Seven Director Search Techniques that the Best Boards Use

Last week I shared some techniques for boards to maximise the opportunity that an empty board seat can bring to the board and organisation. It’s best not to get yourself in the position where you’re hoping someone puts their hand up to join the board at the AGM.

Today I am sharing some ideas around where to find board members – beyond the traditional professional and personal networks. These ideas are taken from my personal experience and observations of high-performing boards.

Existing board members’ networks.

Although I encourage looking beyond the usual colleague and friend circles, there is still benefit to utilising the network economy in recruiting new directors. After all, current board members are positioned to understand the requirements of directors and can put forward individuals whom they believe will be able to fulfill those requirements.

However, the best boards avoid recruiting people just because they know them or they are a ‘friend of a friend’. They utilise the considerations and techniques from last week’s post to inform them of their ideal candidate profile and help to narrow their candidate search.

Your existing candidate database.

Much like employers of choice, great boards should be consistently attracting potential future board members. Particularly when we advocate to aspiring company directors that they directly approach organisations that they would absolutely love to join.

As an organisation and a board, be open to receiving cold calls from prospective board members. If a position is not yet available, take their details and keep them on record (a simple spreadsheet is works well).

Utilise this ‘database’ to find your next board member.

Networking events.

Any chance to meet people is a chance to find potential board candidates. We will look at networking events across two main categories: general networking events and purpose-built networking events.

General networking events happen frequently and I’m sure that you attend many during the course of a year. Open your mind to finding board candidates at these events; you’re there anyway, so why not?!

Purpose-built networking events are usually set up like speed-dating events. Organisations who need board members are bought together with ready-to-go candidates in a setting geared towards matching one with the other. They are worthwhile attending if you’re looking for a different or new selection pool. There are many organisations that regularly run these types of events, Get on Board Australia being one of them.

Organisations who facilitate matching organisations with candidates via registers.

Board candidate registers are becoming quite common and are facilitated by a range of organisations. Some registers are maintained by a central organisation for specific use by affiliated organisations – for example, the Women in Sport Leadership Register is maintained by the Australian Sport Commission to assist national and state sporting bodies find female board candidates. Whereas CBB Board Match is managed by Community Business Bureau and is available nationally for not-for-profit organisations to find both male and female board candidates.

If your organisation qualifies for access to any of the board registers on offer, I encourage you to utilise it for your candidate search.


A bit old-fashioned, but still worth considering. Advertising allows you to promote your board vacancy through your website and social media channels, your print and digital newsletters, and through other relevant portals. A simple page on your website can outline current vacancies, board member requirements, and information on how to nominate for board / committee positions. Bonus points if you offer a way for people to register their interest in joining the board or committees.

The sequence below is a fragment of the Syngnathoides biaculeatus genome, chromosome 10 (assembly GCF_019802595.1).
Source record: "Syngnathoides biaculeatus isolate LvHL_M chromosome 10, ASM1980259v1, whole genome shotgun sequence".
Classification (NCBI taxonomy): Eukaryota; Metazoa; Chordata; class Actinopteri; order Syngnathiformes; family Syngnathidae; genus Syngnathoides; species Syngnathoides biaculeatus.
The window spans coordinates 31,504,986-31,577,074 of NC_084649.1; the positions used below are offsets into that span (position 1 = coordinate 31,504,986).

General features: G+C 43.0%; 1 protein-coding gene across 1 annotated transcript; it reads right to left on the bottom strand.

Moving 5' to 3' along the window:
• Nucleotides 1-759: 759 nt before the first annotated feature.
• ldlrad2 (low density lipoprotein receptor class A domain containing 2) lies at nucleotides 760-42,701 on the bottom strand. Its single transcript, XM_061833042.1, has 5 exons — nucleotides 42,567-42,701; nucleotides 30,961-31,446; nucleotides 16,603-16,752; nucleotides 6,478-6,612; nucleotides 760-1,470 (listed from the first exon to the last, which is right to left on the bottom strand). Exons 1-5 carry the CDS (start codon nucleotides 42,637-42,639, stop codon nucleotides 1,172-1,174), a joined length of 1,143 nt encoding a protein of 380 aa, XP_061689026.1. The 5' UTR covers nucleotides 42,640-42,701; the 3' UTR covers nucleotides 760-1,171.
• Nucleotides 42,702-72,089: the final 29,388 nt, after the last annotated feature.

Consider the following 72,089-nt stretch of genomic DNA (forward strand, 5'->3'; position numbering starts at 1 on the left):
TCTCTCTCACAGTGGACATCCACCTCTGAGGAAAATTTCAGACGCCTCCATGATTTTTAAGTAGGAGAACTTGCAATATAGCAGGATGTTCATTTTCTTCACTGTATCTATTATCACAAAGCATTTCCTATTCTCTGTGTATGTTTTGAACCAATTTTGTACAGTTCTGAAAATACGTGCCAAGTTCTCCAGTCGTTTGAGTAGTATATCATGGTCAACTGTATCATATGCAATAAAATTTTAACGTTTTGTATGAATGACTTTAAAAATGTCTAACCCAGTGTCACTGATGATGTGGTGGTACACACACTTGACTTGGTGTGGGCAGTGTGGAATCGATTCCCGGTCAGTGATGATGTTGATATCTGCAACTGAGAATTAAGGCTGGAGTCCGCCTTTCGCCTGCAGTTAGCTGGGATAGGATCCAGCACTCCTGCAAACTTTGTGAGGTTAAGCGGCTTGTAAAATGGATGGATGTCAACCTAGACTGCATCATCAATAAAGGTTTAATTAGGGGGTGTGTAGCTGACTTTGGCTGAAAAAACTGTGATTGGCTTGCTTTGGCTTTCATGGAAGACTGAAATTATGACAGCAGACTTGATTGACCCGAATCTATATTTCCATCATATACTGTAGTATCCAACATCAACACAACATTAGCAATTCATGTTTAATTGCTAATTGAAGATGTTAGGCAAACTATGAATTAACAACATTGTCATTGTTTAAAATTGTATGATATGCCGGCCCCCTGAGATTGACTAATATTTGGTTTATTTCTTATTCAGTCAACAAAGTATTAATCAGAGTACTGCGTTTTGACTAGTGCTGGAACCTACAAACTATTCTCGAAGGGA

If your board consists of volunteer directors, organisations such as Volunteering SA/NT and Seek Volunteer  provide free advertisement services to qualified not-for-profit organisations. We at Get on Board also like to promote board vacancies via our social media channels and newsletters.

Use your committees.

I have already mentioned positioning future board members within board committees. Committees are the perfect environment to engage interested board candidates if there is currently no room on the board, the candidate is not yet ready for the board, or their personality is better suited to a committee role rather than a board role (see my comment on non-conformists in last week’s post).

You can then draw from this pool when the instance arises for a new director to join the board.

Use social media.

Social media is a unique environment to be searching for board candidates, and doing it well requires a bit of effort on your part. However, it’s a bit different and could open you up to a range of potential candidates that may have been ‘un-findable’ in the past.

LinkedIn allows people to list on their profile that they are seeking not-for-profit board positions (under the Volunteer section). People on Twitter can include their interest in boards in their profile. And I am sure that there is a range of other social media networks where people can share their board aspirations. Use the search function in each network to find “aspiring board members” or people “looking for board opportunities”.

The great benefit of utilising social media as a board candidate search tool is that you can get a sense of the person’s interests, skills, expertise, influence, and reach. All things that can be of use to an organisation.

Even if you don’t use it to find candidates, social media should be part of your board candidate vetting process. If for nothing other than reputation control – you don’t want a social media troll joining your board.


I hope these tips help broaden your board candidate search when the opportunity arises.


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